Statistical analyses were performed using Graph Pad Prism 6 (GraphPad Software Inc., San Diego, USA). Area under the curve (AUC) was calculated for clinical courses and analyzed by non-parametric Kruskal–Wallis one-way analysis of variance. Multi comparison was performed for clinical courses and analyzed by two-way ANOVA, Dunnett’s test multiple comparison test. Histological, electrophysiological and flow cytometry experiments were also compared using ANOVA combined with Tukey’s multiple comparisons test. Chi-square test was used to analyze categorical outcomes (incidence and onset of disease). Differences between pairs of groups were tested by Student’s t test. Data is presented as mean ± SEM or as mean ± SD. Probability level (p value) are indicated as *p ≤ 0.05, **p ≤ 0.01, and ***p ≤ 0.001.

For histological analysis, slides were blinded by a not-involved third person and labeled with a numeric-code, which was unblinded after analysis.

Results

Long-term diet of capsaicin attenuates the clinical course of experimental autoimmune neuritis

Two groups were investigated:
  • An early preventive diet, receiving capsaicin 10 days before immunization and continued after immunization

  • A late preventive diet, receiving capsaicin from day 0.

Rats were immunized with peptide P53-78 on day 0. Daily oral gavage of capsaicin dissolved in rapeseed oil started depending of the stratification at day − 9 p.i. or day 0 p.i.. Clinical signs of EAN occurred around day 8-10 p.i. and progressed till day 16-18 p.i., before clinical recovery started. Treatment of the rats with dosages of 50 μg/d and 500 μg/d in an early preventive diet concept, ameliorated the clinical EAN course and caused significantly less clinical signs compared to control animals (p < 0.001, two-way ANOVA, Dunnett’s test multiple comparison test, p < 0.05 AUC one-way ANOVA, Kruskal–Wallis test) (Fig. 1). The greatest clinical effect was observed in the 50 μg/d group. In contrast, animals of late preventive diet group did not benefit significantly from capsaicin in these dosages (data not shown). However, higher and unphysiological concentrations up to 10 mg/kg (1200 μg/d) capsaicin in the late preventive concept did show a significant clinical effect (data not shown).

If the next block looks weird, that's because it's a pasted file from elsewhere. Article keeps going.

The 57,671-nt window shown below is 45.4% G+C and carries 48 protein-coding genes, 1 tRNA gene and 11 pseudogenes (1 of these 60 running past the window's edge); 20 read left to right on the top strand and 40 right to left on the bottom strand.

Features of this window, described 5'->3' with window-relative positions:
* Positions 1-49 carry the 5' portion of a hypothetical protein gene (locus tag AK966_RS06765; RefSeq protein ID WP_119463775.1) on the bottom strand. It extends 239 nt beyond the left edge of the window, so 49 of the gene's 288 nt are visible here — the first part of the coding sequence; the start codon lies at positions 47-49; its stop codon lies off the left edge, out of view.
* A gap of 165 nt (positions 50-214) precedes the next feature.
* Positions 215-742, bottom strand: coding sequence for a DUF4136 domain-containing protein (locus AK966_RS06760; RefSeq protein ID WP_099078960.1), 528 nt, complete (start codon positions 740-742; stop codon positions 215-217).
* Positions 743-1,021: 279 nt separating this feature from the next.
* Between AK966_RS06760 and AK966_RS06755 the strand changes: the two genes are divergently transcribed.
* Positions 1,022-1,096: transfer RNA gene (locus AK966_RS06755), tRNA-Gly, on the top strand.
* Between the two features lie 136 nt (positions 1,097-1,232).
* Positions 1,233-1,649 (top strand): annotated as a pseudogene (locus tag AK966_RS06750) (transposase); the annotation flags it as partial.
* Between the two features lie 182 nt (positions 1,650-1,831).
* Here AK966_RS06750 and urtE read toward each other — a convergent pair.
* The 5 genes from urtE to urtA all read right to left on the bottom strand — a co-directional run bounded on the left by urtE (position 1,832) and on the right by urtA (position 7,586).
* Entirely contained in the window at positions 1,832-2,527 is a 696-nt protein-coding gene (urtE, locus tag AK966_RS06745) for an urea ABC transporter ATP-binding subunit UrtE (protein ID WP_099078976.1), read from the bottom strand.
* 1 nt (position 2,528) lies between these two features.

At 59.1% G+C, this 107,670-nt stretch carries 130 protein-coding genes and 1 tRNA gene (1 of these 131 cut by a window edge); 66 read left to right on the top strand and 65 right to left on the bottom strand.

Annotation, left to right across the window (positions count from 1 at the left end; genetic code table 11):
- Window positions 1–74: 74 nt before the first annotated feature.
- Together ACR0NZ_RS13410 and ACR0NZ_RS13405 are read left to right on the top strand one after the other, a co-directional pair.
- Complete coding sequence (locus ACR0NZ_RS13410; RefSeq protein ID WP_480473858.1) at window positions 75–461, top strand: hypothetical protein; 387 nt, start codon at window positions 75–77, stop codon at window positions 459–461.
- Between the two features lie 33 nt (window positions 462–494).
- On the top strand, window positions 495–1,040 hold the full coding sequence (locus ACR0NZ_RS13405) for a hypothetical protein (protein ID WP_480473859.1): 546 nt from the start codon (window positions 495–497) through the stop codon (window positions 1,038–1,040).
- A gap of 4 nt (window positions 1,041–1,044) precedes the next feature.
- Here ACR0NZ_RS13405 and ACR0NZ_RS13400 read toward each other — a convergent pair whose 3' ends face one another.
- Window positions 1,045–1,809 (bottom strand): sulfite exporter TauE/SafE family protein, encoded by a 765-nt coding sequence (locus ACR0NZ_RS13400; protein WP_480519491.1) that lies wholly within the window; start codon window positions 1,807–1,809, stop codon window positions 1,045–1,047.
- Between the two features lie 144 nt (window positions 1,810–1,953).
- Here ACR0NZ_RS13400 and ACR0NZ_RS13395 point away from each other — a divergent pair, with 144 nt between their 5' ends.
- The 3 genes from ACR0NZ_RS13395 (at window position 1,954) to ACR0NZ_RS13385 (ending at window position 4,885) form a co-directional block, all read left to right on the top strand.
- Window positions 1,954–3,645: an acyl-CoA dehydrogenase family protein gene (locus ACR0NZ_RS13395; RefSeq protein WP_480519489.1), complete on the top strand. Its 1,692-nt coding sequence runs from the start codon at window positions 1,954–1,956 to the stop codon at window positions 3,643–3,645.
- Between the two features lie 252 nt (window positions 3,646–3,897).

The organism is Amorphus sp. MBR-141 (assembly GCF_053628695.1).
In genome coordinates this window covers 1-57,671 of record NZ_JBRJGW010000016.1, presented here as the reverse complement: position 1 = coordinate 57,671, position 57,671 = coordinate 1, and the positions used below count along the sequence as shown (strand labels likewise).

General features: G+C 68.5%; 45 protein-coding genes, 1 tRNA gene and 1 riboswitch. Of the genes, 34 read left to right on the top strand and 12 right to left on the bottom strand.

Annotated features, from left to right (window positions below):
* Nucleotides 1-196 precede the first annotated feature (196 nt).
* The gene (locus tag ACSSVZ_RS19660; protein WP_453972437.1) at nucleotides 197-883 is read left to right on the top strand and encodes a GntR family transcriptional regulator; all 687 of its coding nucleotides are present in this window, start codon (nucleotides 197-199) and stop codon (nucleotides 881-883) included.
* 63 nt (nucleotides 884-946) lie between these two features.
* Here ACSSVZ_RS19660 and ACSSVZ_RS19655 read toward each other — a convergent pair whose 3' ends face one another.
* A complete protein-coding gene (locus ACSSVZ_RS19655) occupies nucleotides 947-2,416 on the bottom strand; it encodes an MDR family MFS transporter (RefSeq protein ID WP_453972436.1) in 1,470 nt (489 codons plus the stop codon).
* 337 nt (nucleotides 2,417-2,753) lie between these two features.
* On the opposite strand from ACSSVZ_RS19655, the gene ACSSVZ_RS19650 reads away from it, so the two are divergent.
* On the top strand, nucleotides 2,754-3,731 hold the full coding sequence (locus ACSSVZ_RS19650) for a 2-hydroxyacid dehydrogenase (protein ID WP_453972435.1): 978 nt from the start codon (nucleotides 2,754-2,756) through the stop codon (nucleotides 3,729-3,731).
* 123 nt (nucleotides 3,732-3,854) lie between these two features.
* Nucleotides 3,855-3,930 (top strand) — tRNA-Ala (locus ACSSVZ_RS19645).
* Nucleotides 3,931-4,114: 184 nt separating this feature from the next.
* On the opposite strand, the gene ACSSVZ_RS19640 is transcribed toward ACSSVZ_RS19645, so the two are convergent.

Figure 1
Fig. 1

Clinical EAN course under early preventive oral capsaicin treatment. EAN was induced in Lewis rats by immunization on day 0 (second arrow) with P2 peptide 53–78 plus CFA. Rats received capsaicin diluted in rapeseed oil at doses of 5, 50, and 500 μg/d once daily from day − 10 (first arrow) to day 23 (third arrow) p.i. (n = 31; pooled data from two independent experiments, (a, b) or doses of 50 and 500 μg/d to day 16 p.i. (n = 45; pooled data from three independent experiments, (c, d) by oral gavage. Control rats received always rapeseed oil only. Mean values of disease score ± SEM; area under curve (AUC) ± SD are depicted; two-way ANOVA multiple comparison test; ANOVA Kruskal–Wallis test

The following results describe the effect in the early preventive diet group only.